By Savannah Swix
Entirely East Lansing
On March 18, the East Lansing High School Athletic Department announced its partnership with Michigan State University’s Spartan Performance.
East Lansing High School Athletic Director Tom Hunt said the partnership aims to help athletes realize the bigger picture of athletic performance and health.
“It was our desire here to have a more systematic approach to conditioning and training, incorporate nutrition and sports psychology,” said Hunt. “We’re not just getting the biceps and the muscles, we’re getting the whole athlete to perform at a high level, the highest level that they can.”
Spartan Performance is a training and athletic research organization that educates athletes about nutrition, how to avoid injury and improve their game.
“Our mission is to provide young athletes in the mid-Michigan community with services related to testing, training, sports nutrition and sports psychology,” said Joey Eisenmann, director of Spartan Performance.
Spartan Performance is affiliated with other Michigan State University organizations like SportsMEDICINE and Rehabilitation.
“The idea is to provide a one-stop shop, if you will, for young athletes in the community,” said Eisenmann. “If there are things that we need to discuss related to injury prevention or training athletes with different types of injuries, we have an open communication with both SportsMEDICINE and physical therapy.”
The organization teaches training methods based on extensive research that can be applied to a variety of sports and athletes. This is done with the intention of helping athletes exercise more efficiently, healthily and to prevent overtraining.
“We want to make sure that they’re really economical with their time and the time they put in the off-season,” said Hunt. “(The goal is) to stay fit and be able to compete in a multitude of sports rather than just one … In schools now, we’re seeing more specialization and it’s not healthy for kids.”
Besides the fee that athletes are required to pay to play, participation in the program comes at no cost to students. The Athletic Boosters pitched in to supplement funds in addition to amounts taken from each sport’s budget.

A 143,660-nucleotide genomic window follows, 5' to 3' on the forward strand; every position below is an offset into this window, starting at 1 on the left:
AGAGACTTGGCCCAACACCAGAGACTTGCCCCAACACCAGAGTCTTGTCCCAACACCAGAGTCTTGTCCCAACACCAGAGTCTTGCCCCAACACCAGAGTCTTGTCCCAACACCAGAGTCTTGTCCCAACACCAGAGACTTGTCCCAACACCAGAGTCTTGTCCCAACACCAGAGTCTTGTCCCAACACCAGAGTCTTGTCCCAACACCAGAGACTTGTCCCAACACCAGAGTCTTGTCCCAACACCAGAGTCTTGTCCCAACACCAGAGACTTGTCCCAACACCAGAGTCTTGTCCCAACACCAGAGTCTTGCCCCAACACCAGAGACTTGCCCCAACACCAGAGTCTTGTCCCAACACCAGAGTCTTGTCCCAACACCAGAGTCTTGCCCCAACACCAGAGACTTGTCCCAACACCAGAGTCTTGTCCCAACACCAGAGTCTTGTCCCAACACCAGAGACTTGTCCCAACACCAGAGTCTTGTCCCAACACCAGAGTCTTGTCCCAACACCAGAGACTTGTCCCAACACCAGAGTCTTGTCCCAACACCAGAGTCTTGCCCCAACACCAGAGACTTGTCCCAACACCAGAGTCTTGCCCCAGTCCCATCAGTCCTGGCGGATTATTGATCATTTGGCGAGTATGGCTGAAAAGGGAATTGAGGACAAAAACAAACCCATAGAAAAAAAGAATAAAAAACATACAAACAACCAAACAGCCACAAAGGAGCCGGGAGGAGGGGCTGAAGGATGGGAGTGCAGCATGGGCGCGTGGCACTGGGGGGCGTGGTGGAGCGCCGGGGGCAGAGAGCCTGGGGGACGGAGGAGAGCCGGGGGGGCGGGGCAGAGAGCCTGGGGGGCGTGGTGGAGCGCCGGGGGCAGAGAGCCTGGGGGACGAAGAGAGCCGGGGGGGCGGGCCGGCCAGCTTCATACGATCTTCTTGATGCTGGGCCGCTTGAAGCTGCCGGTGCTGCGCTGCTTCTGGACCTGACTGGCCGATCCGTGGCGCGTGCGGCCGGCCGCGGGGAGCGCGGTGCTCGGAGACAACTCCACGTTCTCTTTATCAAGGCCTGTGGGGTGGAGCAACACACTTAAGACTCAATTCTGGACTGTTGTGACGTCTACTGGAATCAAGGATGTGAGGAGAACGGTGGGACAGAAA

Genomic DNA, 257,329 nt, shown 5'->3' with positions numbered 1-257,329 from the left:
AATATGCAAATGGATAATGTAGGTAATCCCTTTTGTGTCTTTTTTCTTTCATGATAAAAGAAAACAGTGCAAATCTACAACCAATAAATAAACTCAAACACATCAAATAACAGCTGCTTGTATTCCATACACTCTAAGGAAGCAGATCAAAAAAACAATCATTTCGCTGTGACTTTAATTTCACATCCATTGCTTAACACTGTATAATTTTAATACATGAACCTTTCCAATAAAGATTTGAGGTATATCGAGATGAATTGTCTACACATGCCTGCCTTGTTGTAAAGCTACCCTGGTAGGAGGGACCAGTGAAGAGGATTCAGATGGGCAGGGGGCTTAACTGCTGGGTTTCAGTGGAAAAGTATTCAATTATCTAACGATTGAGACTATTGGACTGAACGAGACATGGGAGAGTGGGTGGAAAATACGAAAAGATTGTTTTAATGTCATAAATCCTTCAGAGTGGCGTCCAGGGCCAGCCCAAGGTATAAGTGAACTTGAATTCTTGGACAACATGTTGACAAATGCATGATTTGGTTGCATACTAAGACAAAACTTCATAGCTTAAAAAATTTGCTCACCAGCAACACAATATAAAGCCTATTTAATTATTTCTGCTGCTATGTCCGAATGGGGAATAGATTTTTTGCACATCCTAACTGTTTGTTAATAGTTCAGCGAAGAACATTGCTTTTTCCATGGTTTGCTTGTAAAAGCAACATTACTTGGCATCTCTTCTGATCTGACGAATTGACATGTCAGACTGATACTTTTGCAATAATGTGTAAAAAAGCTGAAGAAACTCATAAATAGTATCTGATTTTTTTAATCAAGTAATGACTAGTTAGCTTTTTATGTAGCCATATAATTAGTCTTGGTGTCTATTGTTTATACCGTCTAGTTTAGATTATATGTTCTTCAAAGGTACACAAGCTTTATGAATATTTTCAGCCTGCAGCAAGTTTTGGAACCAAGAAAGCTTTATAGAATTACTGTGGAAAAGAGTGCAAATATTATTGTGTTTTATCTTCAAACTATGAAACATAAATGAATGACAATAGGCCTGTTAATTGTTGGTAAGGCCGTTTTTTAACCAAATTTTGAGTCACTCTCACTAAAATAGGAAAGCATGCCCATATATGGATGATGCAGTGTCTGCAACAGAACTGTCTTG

“Coaches … if there’s no investment, you don’t know if they’re going to follow the protocol, but now they’re all investing in it. They’re committed not only personally and professionally, but a little bit financially too,” said Hunt.
According to Rob Smith, coach of the girls basketball team, the program is worth investing in.
“We’re getting our athletes collaborating with all of the coaches and … they’re going to be a lot more coordinated,” said Smith. “There’s going to be a lot more consistency with being able to help the athletes get faster, quicker, more explosive … What you hope for, too, especially with girls, is that we can avoid injuries.”
Principal Coby Fletcher said that ensuring safety in high school athletics has become something of greater importance to him after a sport-injury hit close to home.
“I have a daughter who had a concussion last year and it took her six months to get over it,” said Fletcher. “Safety is a big deal.”
Spartan Performance will begin working with East Lansing High School’s athletes during the summer and continue into the next school year. Meetings between the coaches and professionals from the organization are in progress to determine how individual sports can improve.
“By having a school-wide comprehensive program, all the coaches know that their athlete, no matter if (they’re) in-season or out-of-season, is going to go through proper strength and conditioning activities,” said Eisenmann. “That’s the uniqueness about our relationship with East Lansing High School. It’s not just one team, it’s the entire school.”